- The Washington Times - Friday, February 24, 2012

Rick Scott is the Republican governor of Florida. A successful businessman before entering politics, Mr. Scott and his wife Ann started out owning two Kansas City doughnut shops, which his mother ran. He later founded Columbia Hospital Corporation, which in 10 years grew to become the seventh-largest employer in America with over 285,000 workers at more than 1,000 hospitals, surgery centers and home-health outlets. You can find out more about Gov. Scott’s policies at: www.flgov.com.

Decker: There is a lot of talk by Washington officials about creating jobs, which leads to government action to manipulate business activity one way or another. Most business leaders tell me they would rather government just stay out of the way, and they look to set up in states that have a hands-off approach to the private sector. What have you done in Florida to make the state attractive to investment, and how can the Sunshine State be a model for the federal government in this way?

Scott: My goal is to make people immediately associate Florida with jobs and opportunities for personal success. So, during my first year in office, I eliminated over 1,000 unnecessary government rules and regulations - a process that is continuing today. I also eliminated the business income tax for nearly half of the businesses required to pay it, starting first with the smallest businesses and working my way to eliminate it for all businesses. And you know what? It’s working. Last year, Florida gained 141,500 private-sector jobs and our unemployment rate dropped by 2.1 percentage points - the third-highest job growth of any state in the nation and the second-largest unemployment drop. So we are starting to see some significant improvement.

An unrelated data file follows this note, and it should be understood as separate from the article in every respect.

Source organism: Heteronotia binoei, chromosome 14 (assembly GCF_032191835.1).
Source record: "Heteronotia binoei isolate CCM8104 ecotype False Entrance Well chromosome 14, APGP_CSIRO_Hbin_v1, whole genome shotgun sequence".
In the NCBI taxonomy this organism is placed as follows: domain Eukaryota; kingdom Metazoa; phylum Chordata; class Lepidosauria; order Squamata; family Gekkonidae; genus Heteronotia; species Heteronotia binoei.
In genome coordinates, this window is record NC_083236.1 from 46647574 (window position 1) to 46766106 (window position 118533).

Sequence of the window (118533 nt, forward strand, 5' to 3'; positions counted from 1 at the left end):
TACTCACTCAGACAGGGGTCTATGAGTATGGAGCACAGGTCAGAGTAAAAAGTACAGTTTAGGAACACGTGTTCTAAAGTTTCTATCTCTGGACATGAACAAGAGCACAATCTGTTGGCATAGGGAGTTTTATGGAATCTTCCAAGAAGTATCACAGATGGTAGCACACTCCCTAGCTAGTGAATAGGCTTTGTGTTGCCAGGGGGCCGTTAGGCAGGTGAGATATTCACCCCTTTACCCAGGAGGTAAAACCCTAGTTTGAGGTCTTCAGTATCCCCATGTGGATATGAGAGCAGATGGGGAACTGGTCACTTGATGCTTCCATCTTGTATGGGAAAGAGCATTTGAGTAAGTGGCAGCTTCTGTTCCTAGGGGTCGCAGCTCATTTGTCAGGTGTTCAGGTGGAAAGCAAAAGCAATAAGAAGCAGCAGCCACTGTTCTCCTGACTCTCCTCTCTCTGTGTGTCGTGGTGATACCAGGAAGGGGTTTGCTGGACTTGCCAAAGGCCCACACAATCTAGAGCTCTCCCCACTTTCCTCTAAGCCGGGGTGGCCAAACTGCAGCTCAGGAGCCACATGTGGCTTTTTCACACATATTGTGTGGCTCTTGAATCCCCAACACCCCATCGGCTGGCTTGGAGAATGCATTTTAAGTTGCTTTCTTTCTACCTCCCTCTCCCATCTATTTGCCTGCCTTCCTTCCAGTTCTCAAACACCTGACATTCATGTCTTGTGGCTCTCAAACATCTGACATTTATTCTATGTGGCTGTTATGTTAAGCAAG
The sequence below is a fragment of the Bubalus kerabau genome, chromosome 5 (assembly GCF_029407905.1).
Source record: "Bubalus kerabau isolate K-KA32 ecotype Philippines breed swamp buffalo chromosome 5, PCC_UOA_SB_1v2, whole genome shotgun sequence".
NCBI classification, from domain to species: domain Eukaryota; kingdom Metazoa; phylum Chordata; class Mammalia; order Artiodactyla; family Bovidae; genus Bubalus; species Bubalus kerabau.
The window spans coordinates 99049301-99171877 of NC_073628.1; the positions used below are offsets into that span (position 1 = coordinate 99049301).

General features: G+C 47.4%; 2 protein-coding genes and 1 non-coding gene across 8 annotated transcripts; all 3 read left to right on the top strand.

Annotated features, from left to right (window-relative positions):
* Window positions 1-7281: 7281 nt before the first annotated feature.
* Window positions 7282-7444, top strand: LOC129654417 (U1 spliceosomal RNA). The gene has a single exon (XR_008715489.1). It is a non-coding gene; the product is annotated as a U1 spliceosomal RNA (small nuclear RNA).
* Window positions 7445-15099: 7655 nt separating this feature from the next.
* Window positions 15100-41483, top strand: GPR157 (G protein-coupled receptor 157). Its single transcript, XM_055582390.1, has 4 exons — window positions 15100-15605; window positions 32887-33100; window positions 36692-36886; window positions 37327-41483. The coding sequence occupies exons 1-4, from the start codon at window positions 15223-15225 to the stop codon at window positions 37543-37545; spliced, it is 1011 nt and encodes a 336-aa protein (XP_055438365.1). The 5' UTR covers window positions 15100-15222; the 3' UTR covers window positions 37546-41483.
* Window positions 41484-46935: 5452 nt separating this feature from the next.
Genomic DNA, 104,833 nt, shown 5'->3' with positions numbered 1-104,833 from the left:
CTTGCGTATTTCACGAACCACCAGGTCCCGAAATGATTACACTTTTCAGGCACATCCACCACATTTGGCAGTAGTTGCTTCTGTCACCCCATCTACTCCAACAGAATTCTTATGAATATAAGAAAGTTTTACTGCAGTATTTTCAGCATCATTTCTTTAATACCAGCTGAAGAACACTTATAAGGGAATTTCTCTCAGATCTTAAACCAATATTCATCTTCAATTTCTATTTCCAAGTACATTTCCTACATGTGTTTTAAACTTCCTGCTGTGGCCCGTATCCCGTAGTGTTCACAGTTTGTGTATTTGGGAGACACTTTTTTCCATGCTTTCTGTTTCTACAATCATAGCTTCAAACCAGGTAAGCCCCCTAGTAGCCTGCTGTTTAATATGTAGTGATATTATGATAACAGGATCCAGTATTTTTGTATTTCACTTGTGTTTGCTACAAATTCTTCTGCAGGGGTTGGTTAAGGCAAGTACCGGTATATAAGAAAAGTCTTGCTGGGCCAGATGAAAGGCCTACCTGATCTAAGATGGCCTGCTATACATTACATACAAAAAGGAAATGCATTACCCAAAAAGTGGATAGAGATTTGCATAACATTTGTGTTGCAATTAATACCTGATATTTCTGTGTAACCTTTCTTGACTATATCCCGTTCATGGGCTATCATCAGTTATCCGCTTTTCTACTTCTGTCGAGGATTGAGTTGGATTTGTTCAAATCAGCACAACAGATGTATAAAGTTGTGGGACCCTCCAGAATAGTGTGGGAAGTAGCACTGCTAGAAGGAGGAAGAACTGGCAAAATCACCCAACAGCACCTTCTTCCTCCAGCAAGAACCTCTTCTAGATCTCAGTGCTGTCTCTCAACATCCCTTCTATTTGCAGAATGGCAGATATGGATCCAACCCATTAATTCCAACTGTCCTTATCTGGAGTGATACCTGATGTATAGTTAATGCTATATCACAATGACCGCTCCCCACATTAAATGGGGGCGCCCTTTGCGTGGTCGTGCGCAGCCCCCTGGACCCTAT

Long before Herman Cain’s “9-9-9 Plan,” I campaigned back in 2010 on what I called my “7-7-7 Plan” - seven steps to help businesses create 700,000 jobs in seven years. The centerpiece of that plan is getting government out of the way so that the private sector can thrive since they are the ones who create jobs. Clearly, these steps are working. I make sure businesses around the world know it when I call on them every day to recruit their business in Florida. How can they argue with a state that has the best beaches, the nicest weather and no income tax? The federal government and other states would be wise to follow in our footsteps, but they are going to have a tough time competing with Florida.

Decker: There are a lot of competing tax plans out there in this election year. What’s your agenda for tax relief for Floridians, and do you have a preference for what tax reform should look like at the federal level?

Scott: With the world’s second-highest tax rate, the United States government should lower taxes so that more companies want to do business here and have more money to hire people. Tax exemptions for small businesses are especially critical for job growth since approximately 56 percent of U.S. companies employ fewer than 5 people. I’ve applied this concept in Florida and we’ve made significant progress lowering taxes and, in turn, creating jobs.